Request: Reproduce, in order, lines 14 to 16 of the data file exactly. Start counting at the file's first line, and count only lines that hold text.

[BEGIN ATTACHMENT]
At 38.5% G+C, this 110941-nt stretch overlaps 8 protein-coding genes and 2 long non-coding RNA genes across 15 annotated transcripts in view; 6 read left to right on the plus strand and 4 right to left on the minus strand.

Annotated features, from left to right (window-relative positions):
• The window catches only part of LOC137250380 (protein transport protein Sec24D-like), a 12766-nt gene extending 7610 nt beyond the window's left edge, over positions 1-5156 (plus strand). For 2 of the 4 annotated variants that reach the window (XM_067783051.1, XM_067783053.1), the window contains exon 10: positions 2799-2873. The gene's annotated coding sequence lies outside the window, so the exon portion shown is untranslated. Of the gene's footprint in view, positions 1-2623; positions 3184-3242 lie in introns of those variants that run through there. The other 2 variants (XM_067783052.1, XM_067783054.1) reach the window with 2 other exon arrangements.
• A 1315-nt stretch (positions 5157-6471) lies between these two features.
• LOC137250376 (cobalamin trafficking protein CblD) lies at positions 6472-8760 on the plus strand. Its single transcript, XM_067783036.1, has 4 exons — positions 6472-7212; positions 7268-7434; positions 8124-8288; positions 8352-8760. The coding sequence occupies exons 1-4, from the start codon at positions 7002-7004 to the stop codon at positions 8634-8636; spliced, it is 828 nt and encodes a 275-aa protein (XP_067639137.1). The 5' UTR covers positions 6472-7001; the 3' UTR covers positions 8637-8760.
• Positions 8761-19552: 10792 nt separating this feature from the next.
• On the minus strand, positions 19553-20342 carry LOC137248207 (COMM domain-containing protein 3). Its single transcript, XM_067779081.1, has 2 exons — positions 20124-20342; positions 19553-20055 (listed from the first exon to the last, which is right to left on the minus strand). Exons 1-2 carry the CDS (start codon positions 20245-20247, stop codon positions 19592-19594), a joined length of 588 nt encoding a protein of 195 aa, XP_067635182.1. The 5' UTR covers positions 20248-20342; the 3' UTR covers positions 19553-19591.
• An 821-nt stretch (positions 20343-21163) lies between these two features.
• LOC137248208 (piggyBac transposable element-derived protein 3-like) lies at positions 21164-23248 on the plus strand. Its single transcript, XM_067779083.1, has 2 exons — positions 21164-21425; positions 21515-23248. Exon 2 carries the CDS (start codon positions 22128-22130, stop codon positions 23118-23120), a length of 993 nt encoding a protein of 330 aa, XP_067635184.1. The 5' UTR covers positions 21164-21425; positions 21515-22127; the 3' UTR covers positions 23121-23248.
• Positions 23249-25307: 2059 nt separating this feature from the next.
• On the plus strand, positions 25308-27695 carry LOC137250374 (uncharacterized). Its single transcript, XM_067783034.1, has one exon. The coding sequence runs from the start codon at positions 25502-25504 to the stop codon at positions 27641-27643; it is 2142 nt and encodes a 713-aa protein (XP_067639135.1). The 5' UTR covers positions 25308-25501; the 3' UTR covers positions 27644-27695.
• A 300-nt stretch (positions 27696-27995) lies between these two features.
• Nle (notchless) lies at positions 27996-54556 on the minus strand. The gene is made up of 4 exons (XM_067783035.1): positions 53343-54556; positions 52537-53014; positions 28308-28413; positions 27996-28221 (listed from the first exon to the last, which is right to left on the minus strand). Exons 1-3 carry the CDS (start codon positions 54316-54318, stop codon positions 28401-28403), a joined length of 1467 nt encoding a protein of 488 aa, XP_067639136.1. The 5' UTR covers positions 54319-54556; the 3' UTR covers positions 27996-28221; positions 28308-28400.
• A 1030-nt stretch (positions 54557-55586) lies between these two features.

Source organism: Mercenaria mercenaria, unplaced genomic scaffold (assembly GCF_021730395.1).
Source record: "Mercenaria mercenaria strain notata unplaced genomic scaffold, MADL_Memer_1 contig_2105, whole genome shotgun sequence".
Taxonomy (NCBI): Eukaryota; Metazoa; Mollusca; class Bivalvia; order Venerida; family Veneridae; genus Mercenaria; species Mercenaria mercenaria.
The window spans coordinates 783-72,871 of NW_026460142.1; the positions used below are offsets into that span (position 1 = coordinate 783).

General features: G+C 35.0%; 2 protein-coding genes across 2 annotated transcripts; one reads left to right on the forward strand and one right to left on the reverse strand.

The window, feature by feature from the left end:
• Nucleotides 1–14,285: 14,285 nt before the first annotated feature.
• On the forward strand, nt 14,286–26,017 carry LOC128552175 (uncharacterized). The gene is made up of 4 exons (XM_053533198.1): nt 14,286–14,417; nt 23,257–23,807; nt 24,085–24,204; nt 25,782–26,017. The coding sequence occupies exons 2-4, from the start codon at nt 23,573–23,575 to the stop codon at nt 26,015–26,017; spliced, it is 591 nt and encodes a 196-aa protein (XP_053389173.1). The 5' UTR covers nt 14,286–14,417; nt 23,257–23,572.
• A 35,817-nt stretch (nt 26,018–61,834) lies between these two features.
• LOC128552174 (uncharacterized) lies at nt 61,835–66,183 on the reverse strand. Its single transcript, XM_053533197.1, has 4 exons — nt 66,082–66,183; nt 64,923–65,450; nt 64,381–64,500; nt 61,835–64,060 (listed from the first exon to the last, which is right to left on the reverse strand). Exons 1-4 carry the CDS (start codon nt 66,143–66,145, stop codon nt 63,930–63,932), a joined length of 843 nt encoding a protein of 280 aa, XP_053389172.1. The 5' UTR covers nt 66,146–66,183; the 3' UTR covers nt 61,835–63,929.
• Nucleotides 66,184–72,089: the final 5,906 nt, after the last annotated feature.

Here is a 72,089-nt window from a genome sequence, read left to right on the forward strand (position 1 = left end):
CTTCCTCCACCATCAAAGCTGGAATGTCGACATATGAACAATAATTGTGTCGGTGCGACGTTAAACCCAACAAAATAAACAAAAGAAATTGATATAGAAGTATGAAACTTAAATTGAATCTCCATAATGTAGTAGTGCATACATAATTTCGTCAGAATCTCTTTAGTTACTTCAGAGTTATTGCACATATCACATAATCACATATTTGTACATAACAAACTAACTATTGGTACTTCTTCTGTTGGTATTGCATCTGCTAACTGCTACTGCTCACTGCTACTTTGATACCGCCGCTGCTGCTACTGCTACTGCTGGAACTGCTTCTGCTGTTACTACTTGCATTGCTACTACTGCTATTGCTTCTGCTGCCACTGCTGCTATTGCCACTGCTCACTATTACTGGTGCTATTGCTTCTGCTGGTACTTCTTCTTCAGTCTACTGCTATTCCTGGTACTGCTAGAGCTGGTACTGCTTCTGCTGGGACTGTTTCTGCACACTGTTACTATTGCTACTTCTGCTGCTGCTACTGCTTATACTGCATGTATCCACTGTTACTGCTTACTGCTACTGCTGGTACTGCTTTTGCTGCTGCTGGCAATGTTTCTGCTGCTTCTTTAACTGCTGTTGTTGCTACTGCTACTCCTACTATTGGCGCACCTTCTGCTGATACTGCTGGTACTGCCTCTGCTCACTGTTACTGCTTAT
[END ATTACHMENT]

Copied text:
• A 1030-nt stretch (positions 54557-55586) lies between these two features.

Source organism: Mercenaria mercenaria, unplaced genomic scaffold (assembly GCF_021730395.1).
Source record: "Mercenaria mercenaria strain notata unplaced genomic scaffold, MADL_Memer_1 contig_2105, whole genome shotgun sequence".